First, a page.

Soon after the coronavirus pandemic started, we saw a sharp increase in reports linking survivors of COVID-19 with the development of mental health problems. But until now, nothing had fully proved how bad the situation was. Finally, we have some numbers to back those claims.
A new study published in The Lancet Psychiatry has found that almost one in five people who have had COVID-19 have also later on been diagnosed with a mental illness within three months of testing positive. How were these calculations made and what does it mean for the double-edged sword that is coronavirus?
For months now, we have been warned of an oncoming ‘tsunami of mental health problems’ due to the pandemic. Professor Til Wykes, Vice Dean for Psychology and Systems Sciences at King’s College London’s Institute of Psychiatry, Psychology and Neuroscience, who was not involved in this research, told the MIT Technology Review that “We know from previous pandemics that mental health difficulties usually follow in survivors, and this study shows the same pattern after COVID-19, so it is not unexpected.”
To calculate the exact consequences of testing positive for coronavirus and coming out of it alive, researchers from Oxford University and NIHR Oxford Health Biomedical Research Centre gathered the electronic health records of 70 million patients in the US, including 62,354 who had been diagnosed with COVID-19 from 20 January to 1 April 2020, but did not need to be hospitalised.
They found that 18 per cent of patients were diagnosed with a mental health issue in the 14 to 90 days after a diagnosis. Then, to differentiate how COVID-19 patients reacted compared to those suffering from other diseases, the team of researchers compared data with six other conditions (including flu and fractures) over the same time period.
Data showed that the likelihood of a COVID-19 patient being diagnosed with a mental health issue for the first time was twice that of those with other conditions. Anxiety disorders, insomnia, and dementia were the most common diagnoses.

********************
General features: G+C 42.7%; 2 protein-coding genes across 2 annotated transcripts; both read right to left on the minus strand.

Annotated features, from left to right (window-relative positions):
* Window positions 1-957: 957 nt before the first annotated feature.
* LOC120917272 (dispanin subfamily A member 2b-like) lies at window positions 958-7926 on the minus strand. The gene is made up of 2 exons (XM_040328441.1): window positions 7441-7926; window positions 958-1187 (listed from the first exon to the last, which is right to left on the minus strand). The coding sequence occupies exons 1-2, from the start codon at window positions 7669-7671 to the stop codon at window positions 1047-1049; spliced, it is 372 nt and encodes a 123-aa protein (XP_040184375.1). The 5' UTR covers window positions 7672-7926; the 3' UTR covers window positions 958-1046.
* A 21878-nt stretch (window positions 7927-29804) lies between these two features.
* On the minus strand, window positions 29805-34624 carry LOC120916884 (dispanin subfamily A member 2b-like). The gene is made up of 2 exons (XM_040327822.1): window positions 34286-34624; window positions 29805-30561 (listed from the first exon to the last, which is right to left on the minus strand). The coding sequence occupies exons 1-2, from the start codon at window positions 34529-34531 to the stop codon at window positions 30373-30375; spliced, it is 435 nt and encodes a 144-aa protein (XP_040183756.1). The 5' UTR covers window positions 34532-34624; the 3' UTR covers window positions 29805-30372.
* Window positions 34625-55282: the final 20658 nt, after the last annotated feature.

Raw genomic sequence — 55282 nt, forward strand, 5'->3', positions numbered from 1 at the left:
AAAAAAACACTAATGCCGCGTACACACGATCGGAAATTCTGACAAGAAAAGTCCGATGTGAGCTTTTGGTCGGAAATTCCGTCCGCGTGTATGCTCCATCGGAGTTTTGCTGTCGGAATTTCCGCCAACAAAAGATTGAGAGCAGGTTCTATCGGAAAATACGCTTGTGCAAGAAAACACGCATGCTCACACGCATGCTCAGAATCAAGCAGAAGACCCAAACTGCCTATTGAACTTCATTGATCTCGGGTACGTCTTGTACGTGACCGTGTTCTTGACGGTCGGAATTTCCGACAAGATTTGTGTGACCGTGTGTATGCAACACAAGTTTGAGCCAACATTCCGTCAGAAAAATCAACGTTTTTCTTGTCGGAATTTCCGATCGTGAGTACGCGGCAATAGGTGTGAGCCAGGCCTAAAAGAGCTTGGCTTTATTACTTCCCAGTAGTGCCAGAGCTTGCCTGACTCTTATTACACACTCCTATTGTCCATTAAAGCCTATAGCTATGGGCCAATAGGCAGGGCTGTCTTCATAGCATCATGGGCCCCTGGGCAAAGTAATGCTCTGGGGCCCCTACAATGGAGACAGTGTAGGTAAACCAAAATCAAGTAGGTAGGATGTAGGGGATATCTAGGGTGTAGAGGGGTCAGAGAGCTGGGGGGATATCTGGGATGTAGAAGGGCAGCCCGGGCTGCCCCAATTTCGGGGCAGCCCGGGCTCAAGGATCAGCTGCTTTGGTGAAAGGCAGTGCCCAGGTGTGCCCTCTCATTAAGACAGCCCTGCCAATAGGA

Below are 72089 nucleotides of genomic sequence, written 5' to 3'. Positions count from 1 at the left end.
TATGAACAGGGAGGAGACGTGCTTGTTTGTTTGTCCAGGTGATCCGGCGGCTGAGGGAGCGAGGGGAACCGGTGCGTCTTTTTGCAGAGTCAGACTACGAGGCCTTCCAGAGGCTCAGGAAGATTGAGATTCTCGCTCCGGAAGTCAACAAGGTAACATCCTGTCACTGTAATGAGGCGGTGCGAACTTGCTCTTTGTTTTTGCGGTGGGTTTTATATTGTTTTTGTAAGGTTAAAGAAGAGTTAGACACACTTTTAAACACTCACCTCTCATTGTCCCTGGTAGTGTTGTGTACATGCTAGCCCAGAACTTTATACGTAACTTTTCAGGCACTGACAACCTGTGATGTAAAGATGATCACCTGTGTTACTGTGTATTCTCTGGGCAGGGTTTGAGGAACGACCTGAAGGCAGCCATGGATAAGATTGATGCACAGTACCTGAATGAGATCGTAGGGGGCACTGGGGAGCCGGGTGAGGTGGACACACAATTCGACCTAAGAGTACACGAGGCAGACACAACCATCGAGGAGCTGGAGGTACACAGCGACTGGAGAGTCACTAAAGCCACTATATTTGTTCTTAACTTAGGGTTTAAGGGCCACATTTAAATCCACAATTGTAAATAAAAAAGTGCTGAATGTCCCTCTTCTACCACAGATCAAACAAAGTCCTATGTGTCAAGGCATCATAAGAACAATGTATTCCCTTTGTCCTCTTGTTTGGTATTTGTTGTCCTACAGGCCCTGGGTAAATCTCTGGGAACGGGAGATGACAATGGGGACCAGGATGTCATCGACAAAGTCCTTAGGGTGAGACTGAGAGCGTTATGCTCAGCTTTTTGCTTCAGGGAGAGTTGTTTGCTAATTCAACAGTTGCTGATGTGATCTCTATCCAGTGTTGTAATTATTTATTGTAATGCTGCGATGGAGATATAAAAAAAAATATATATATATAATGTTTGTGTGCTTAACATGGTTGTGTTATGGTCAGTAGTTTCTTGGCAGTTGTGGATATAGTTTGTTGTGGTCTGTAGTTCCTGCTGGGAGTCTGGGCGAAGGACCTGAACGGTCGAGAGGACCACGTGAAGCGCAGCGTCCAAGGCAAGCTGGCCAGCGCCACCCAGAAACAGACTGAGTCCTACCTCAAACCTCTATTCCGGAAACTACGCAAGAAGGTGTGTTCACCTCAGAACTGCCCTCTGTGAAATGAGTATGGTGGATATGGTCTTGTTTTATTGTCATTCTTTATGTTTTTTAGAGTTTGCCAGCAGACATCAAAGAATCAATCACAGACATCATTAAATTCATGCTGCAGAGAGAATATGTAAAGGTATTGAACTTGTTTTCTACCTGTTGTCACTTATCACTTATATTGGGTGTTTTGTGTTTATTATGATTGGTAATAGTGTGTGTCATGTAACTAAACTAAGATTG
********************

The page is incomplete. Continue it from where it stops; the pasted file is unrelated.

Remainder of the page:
On top of that, people with a pre-existing mental health condition—in particular, attention deficit hyperactivity disorder, bipolar disorder, depression, or schizophrenia—were 65 per cent more likely to be diagnosed with COVID-19.
Vaccines coming shortly or not, this study highlights how urgent the need for more mental health support is as more well-being problems appear across society in the coming months and even years. This collective trauma we’re going through will not heal itself without the necessary support. The loss of control over some major aspects of our lives and the lack of a clear endpoint to the situation led many of us to spiral into a diagnosable mental health problem, without even being diagnosed with coronavirus.
Obviously, we’re not all going through the same thing and coping during the COVID-19 pandemic can mean different things to different people. For example, healthcare workers as well as coronavirus patients are at an increased risk of such issues. The stress they have been under (and still are) could take months to be processed, which means we won’t know the pandemic’s full impact for a while.